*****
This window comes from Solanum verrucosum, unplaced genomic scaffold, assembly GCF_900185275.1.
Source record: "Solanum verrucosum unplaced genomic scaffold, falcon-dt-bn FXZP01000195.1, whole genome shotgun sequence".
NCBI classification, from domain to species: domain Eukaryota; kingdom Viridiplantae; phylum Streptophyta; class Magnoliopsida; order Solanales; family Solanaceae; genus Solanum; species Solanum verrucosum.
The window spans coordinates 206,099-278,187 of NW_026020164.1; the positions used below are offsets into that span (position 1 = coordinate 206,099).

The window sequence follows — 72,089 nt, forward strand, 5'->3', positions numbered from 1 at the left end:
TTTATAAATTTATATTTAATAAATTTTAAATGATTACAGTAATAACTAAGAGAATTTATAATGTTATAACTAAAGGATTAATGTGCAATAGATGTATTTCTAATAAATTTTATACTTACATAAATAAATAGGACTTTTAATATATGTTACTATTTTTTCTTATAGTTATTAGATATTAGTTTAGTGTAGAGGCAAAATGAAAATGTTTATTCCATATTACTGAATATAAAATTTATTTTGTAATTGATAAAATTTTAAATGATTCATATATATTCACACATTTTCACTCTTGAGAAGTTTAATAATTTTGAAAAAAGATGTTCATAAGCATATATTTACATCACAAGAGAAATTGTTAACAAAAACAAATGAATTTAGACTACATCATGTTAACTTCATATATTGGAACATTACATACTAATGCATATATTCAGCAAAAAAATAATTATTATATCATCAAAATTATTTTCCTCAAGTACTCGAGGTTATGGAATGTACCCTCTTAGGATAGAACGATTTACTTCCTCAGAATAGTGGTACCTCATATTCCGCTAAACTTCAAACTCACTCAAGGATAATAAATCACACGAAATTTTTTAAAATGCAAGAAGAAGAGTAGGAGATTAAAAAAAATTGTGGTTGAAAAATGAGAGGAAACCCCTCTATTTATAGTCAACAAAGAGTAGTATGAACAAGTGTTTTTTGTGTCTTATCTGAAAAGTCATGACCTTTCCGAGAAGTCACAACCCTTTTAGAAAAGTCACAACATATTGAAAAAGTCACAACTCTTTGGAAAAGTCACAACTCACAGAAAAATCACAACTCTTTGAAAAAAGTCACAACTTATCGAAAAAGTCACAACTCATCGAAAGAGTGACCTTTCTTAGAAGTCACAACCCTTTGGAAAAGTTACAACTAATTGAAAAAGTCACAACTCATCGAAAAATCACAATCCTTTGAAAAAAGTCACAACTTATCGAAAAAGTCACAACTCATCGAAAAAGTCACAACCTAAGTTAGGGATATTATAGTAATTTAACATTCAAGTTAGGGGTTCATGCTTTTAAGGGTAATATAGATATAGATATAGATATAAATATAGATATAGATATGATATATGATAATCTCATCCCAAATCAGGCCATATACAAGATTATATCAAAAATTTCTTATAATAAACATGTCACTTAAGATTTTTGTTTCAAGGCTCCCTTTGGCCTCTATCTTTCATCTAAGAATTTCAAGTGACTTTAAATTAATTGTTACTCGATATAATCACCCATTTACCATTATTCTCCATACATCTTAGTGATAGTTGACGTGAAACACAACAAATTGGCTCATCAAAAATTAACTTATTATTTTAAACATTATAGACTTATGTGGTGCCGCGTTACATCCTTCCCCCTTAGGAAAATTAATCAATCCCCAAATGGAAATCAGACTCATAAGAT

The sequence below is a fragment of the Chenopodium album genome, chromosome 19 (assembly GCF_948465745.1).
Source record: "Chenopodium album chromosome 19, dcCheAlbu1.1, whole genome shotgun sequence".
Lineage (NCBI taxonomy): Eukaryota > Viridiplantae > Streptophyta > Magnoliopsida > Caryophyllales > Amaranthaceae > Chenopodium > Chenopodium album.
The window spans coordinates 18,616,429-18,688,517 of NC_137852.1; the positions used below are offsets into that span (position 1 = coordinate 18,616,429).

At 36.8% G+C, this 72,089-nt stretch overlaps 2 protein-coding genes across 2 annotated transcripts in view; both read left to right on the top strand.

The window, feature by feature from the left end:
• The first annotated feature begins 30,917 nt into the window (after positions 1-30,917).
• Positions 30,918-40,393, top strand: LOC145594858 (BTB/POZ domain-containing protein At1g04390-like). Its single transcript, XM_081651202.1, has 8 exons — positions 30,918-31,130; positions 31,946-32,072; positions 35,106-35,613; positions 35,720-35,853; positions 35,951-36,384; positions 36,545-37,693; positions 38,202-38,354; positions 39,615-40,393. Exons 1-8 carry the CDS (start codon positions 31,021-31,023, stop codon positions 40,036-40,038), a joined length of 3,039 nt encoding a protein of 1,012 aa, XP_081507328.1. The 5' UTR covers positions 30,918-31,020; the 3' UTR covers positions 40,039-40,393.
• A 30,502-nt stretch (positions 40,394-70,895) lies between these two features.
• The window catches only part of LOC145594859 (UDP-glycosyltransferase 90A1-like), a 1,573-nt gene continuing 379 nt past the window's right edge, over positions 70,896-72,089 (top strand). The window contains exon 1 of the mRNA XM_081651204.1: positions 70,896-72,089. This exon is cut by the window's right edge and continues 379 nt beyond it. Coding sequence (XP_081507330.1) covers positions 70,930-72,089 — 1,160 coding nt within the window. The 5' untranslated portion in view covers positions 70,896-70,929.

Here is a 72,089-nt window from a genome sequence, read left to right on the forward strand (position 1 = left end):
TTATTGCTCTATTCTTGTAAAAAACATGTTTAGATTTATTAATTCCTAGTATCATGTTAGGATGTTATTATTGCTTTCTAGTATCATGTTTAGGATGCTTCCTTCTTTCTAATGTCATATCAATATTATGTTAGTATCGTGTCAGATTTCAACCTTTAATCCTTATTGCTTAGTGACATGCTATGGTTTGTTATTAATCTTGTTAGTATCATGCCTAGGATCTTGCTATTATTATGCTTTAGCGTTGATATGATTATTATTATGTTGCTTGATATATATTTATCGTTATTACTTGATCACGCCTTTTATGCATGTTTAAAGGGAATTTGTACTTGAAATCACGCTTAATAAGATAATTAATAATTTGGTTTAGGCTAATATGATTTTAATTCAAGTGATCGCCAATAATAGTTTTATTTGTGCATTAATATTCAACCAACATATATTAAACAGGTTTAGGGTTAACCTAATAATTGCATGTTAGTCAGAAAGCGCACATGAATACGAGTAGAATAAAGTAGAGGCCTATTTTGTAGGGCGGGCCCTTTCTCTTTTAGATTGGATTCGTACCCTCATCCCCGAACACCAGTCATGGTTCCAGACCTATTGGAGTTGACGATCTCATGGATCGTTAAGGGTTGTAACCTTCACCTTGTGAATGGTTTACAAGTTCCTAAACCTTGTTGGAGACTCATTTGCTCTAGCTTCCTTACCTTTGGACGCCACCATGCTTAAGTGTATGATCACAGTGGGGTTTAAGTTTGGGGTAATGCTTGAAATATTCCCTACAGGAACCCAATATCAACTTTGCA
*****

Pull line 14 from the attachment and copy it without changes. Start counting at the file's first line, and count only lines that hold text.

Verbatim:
• Positions 30,918-40,393, top strand: LOC145594858 (BTB/POZ domain-containing protein At1g04390-like). Its single transcript, XM_081651202.1, has 8 exons — positions 30,918-31,130; positions 31,946-32,072; positions 35,106-35,613; positions 35,720-35,853; positions 35,951-36,384; positions 36,545-37,693; positions 38,202-38,354; positions 39,615-40,393. Exons 1-8 carry the CDS (start codon positions 31,021-31,023, stop codon positions 40,036-40,038), a joined length of 3,039 nt encoding a protein of 1,012 aa, XP_081507328.1. The 5' UTR covers positions 30,918-31,020; the 3' UTR covers positions 40,039-40,393.